back to article Canon PowerShot SX110 IS

Canon seems to release a new Digital Ixus camera every few months or so, but it has been more restrained when it comes to its PowerShot range. Take the PowerShot SX110 IS. It’s the successor to the PowerShot SX100 IS, which was launched back in autumn 2007. As the name suggests, the SX110 is more an evolutionary camera than a …


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  1. Anonymous Coward

    It appears to me....

    I think it should appear to everyone, unless you've neglected to mention the function that makes it vanish?

  2. Anonymous Coward
    Thumb Up

    It's a different way of doing things

    I'm a happy user of the predecessor, the sx100is - and to be honest I've never found the lack of an optical viewfinder to be any sort of a problem, it's just a different way of doing things (like the first time you use Ubuntu after Windoze) and once you get used to it, it's completely intuitive.

    In practice, the battery-life during the day (when you'll likely take most of your pictures) is plenty - I get about 250 from a pair of NiMh batteries - and the low-light capability is such that I regularly get away without the flash when people around me are forced to use theirs... the newer model has a larger sensor to cover the extra pixels without needing to shrink them so I'd expect that to be able to do the same.

    The only niggle (and it's a small one) is I'd have liked seperate doors for the memory-card and batteries the way it's done on my wife's Kodak... unlike the reviewer I do like the recessed catch because you don't snag it by accident and drop the batteries the way you can with some cameras.

    I'd happily recommend giving this new model a test-drive... if you're even half as happy with it as I am with this one, your money will be well spent.

    And before anybody asks - no, I don't work for Canon.

  3. J

    Good camera

    I also have the 100IS, and it's a good camera. I think the review forgot to mention the scroll wheel -- which helps with those long menus -- or maybe it was there but I don't remember. It's my "everyday" camera, stays in my backpack all the time, and I sometimes even take it in the pocket of a jacket -- or loose jeans, although then you can't sit... :-) Good for when you don't need/want to lug around the DSLR and its lenses...

    Anyway, the back of the new one looks much better indeed, without those four silly buttons just below the screen. The extra 1 Mpx, I don't care about. I do miss a viewfinder though, even if electronic like in my old Konica-Minolta Z3. Simple physics: it's much easier to stay steady and get a sharp shot using the long end of the zoom when you have your arms tucked close to you and the camera resting against your head... So when I have a "difficult" shot with the 100IS I compose the picture with the camera close to me and then put it on my face just before shooting, to get more stability. Not very comfortable or pleasant, but works.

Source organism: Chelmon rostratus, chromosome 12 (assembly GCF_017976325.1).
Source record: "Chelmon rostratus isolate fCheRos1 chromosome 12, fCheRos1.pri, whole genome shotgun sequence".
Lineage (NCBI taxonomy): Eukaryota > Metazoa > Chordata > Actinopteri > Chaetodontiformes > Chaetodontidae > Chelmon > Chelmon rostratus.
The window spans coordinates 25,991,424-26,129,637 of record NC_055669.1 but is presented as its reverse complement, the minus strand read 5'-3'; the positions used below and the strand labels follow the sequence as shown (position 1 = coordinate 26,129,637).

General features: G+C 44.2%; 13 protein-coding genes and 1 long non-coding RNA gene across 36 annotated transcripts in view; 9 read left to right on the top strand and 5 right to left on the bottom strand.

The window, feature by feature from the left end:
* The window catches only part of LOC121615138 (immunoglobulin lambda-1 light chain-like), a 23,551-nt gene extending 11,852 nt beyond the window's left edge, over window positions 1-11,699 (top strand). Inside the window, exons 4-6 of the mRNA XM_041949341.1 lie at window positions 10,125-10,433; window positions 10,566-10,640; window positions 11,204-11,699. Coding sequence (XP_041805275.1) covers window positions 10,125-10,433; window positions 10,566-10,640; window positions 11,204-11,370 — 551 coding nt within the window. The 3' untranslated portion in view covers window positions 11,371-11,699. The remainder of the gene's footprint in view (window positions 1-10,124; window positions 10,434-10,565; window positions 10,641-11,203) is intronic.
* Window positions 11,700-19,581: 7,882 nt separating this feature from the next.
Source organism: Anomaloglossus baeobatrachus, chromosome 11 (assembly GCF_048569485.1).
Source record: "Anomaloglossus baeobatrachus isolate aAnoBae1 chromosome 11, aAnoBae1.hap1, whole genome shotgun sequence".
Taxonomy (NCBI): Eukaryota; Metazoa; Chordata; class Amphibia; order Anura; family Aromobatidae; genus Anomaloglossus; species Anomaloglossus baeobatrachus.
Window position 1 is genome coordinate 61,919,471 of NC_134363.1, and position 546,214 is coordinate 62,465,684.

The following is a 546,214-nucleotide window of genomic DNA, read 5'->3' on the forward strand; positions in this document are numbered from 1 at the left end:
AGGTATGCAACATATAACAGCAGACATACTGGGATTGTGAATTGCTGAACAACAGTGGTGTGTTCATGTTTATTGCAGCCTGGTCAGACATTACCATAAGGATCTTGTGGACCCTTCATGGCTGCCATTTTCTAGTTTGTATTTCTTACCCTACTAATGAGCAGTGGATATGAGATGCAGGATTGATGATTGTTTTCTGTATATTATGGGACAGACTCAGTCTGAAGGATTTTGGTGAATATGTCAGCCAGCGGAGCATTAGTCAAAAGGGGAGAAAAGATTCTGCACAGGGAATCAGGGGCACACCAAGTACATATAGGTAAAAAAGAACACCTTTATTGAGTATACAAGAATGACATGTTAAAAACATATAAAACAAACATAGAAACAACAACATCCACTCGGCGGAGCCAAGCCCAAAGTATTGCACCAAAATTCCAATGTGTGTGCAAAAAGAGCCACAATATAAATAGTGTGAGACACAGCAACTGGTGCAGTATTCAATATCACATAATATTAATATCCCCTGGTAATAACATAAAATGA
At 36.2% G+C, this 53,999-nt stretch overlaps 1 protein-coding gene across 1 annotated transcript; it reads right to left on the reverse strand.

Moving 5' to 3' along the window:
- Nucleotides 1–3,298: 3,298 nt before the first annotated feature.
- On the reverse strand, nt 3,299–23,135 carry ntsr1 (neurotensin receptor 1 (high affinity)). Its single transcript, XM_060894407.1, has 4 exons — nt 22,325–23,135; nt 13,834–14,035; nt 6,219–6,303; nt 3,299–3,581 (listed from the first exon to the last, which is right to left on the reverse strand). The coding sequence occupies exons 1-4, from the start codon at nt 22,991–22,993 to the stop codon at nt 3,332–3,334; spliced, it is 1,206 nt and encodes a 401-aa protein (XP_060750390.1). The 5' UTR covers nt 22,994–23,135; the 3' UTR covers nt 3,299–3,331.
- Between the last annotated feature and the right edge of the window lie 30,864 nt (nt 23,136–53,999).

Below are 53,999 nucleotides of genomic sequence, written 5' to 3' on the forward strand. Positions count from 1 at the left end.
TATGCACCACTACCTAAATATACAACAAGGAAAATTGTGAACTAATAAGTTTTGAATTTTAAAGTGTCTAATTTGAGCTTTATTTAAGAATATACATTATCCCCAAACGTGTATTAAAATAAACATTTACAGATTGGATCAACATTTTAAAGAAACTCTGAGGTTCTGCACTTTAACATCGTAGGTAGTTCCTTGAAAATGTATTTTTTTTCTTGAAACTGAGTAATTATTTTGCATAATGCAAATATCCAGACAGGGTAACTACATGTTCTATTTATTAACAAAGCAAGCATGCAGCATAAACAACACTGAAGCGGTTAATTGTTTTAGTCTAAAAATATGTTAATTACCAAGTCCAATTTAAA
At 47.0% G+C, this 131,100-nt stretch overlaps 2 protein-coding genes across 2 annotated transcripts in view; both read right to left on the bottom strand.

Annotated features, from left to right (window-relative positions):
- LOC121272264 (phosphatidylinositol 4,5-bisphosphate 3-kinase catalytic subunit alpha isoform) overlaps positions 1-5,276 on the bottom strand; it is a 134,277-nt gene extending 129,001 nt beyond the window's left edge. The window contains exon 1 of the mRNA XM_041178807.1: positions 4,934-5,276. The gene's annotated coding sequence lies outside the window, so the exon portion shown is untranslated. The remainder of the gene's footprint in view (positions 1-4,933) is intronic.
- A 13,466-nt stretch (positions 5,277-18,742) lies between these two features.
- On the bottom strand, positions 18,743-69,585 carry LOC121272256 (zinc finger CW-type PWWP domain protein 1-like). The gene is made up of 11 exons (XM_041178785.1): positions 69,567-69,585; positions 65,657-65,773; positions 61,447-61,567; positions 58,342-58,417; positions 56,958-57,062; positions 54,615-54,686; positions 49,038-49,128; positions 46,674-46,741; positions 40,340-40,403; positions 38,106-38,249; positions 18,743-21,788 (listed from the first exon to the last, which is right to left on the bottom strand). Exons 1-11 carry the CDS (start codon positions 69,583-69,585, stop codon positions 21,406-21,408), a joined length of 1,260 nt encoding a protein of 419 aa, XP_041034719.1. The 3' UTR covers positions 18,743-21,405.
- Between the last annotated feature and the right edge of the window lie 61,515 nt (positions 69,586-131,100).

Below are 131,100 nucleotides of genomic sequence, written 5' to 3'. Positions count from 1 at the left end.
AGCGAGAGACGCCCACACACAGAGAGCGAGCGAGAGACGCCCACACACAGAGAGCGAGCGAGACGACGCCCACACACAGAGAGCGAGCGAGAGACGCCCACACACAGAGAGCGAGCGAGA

4. Graham Lockley


    I agree with your comments about the viewfinder, my other reason for wanting one is that in certain light conditions the screens are very difficult to use accurately.

    I will stick with my Pana FZ-18 for these reasons, oh and the 28-500 Leica zoom is nice :)

  5. E

    Digital Cameras Should be *Digital*

    Digital cameras should not introduce image noise at high(er) ISO numbers. AFAIK this is artificial not a feature of the CCD. So, I say digital cameras should should exploit the capability of CCDs to the limit, and not emulate the behaviour of film technology at high ISO number.


    The real 'E'

    Karl Marx is laughing his ass off!


  6. shutternut
    Thumb Up

    Great Camera

    This camera is great! Very easy to use and with lots of features. The best price I found was on's website, they have the hole range of Sanyo camcorders:

  7. David Gosnell

    Re: Digital Cameras Should be *Digital*

    No, it's not artificial, and is a feature of the sensor.

    High ISO capability is achieved by amplification of the analogue output from the sensor. All sensors have a certain amount of inherent "noise", and when in low light conditions the output of the sensor has to be amplified in order to render an image signal worth processing, that noise is amplified too, and in extreme cases may exceed the image signal.

    As sensor technology improves (in terms of photosite area and efficiency), the inherent signal to noise ratio improves, allowing more amplification to be possible before the output image excessively degrades - which in turn equates to higher and higher ISO capability of the cameras involved.

    Of course, now high ISO has become almost as much of a marketing gimmick as megapixels, camera manufacturers are now cranking up the maximum ISO (i.e. sensor amplification) without actually improving the underlying sensor efficiency. Anyone can claim their camera has ISO of a million, but it doesn't mean the images won't be total mush.

  8. Anonymous Coward
    Paris Hilton

    I like the longer zoom

    Two of my sprog have different models of their powershots that have the 4X optical zoom and my only real complaint has been that it's only 4 instead of 10X. That's a good thing to add, though I agree that their chintzy little sd card is a waste. Why not at least 2gb? they aren't that expensive now and there's no reason to look cheap (as opposed to inexpensive).

    Paris, 'cos I would take tele piccys of her for sure

  9. E

    @David Gosnell

    Thanks for the correction!

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